Young, better-off boys are most at risk from killer allergy

Young boys from affluent backgrounds are more likely to suffer from a peanut allergy than other children, a study by researchers in Scotland has shown.

The research, by a team at the University of Edinburgh, found that young boys have higher rates of the condition than young girls and children from well-off homes are more likely to be affected than those from poorer backgrounds.

But so far it remains unclear why nut allergies are common in boys and the better off, leading the scientists to call for more research to explain the trends.

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Peanut allergies commonly cause breathing problems and, at their most serious, can trigger life-threatening anaphylactic shock.

The new findings, published in the Journal of Allergy and Clinical Immunology, emerged from the health records of more than 400 GP practices in England between 2001 and 2005.

They showed that boys younger than 20 are almost a third more vulnerable to peanut allergies than girls in the same age group.

However, the pattern reverses in adulthood with slightly more women than men being at risk.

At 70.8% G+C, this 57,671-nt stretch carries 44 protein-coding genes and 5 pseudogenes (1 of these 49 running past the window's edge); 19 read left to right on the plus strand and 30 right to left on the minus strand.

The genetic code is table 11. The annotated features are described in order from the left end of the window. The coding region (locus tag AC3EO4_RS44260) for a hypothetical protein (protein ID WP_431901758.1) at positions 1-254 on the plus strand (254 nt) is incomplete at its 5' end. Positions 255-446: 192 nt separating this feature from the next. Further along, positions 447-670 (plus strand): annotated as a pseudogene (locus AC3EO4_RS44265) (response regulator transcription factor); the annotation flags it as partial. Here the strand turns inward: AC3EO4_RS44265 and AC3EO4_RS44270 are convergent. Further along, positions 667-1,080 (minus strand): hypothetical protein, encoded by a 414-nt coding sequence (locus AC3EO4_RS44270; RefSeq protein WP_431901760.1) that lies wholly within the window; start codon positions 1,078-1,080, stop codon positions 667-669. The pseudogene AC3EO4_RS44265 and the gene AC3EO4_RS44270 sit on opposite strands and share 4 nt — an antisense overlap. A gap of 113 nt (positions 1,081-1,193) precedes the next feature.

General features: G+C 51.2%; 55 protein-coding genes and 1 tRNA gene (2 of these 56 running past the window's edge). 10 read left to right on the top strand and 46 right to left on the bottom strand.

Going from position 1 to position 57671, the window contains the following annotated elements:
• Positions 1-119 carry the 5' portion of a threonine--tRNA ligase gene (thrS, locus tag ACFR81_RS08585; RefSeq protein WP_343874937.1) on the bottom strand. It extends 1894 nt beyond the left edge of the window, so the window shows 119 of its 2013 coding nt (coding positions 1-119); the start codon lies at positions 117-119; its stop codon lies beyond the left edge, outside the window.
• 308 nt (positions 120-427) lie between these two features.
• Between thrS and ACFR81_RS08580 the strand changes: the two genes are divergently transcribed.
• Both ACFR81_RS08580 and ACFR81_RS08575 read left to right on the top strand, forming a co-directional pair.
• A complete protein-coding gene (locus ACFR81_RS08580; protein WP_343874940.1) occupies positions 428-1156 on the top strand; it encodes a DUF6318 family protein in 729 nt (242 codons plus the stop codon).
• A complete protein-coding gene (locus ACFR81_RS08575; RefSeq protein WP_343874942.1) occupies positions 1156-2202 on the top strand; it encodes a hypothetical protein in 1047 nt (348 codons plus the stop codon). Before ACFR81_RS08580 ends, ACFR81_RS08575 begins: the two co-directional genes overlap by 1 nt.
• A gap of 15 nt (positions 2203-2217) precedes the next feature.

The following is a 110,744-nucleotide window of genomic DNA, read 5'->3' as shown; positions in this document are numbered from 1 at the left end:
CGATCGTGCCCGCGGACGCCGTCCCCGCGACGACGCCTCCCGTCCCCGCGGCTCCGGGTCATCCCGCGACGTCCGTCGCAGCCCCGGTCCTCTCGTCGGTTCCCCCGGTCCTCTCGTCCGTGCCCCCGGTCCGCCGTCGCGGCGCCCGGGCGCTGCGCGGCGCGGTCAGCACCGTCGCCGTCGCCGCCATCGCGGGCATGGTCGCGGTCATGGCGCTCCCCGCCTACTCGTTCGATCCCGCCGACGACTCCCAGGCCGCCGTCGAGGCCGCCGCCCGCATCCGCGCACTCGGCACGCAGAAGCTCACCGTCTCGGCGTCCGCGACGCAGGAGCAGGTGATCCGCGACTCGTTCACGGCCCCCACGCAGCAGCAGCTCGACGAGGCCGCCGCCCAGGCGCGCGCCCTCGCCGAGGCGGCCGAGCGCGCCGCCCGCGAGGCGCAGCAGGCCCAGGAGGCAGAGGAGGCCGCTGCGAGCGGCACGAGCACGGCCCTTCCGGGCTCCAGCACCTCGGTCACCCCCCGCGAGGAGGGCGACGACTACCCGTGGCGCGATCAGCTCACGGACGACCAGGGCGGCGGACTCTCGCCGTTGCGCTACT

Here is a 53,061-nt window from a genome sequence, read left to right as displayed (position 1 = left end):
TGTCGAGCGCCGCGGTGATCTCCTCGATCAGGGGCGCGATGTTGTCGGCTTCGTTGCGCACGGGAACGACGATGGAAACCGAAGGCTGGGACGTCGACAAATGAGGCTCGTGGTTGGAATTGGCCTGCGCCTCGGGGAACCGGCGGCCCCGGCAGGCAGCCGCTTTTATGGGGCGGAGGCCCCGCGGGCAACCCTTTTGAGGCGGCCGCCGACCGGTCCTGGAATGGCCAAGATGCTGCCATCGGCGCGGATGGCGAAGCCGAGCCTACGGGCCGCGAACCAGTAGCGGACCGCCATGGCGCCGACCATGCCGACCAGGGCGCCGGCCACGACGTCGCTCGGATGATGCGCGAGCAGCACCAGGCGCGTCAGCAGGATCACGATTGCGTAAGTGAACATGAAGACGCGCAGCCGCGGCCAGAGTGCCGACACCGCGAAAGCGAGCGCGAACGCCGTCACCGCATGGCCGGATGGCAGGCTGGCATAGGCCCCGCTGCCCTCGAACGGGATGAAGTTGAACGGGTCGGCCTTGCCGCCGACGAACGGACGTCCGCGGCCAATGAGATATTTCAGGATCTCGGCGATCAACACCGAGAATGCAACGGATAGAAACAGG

Part of the reason may be that after the age of 15 women are more likely to visit their doctor and therefore have the allergic condition detected, the researchers said.

Another possibility is that biological changes linked to sex hormones around the time of puberty might influence immune system-driven allergic reactions.

The highest rates of peanut allergy were found in children between the ages of five and nine.

The research suggests more than 25,000 people in England have been diagnosed with a peanut allergy at some point in their lives, a lower figure than previous estimates which suggested it may affect up to 1 per cent of the population.

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It is not yet clear whether fewer people are actually being affected or whether the change is due to under-recording of cases by GPs.

Dr Daniel Kotz, who led the Department of Health-funded study, said: "Having a serious allergy like this can cause great anxiety and stress to those affected.

"We now need more research to help explain why the condition occurs relatively more often in boys and affluent people."

Dr Colin Simpson, another researcher on the project, said they would like to do further work in Scotland to try to work out accurate numbers of people affected by food allergies.

He said the higher rates in more well-off people may be due to this group being more likely to go to their GP to be diagnosed.

"It could be that the more affluent are coming to their GPs, or there could be a biological explanation for this," Dr Simpson said. "For instance, they talk about the hygiene hypothesis - an idea that over-clean living causes allergic disease."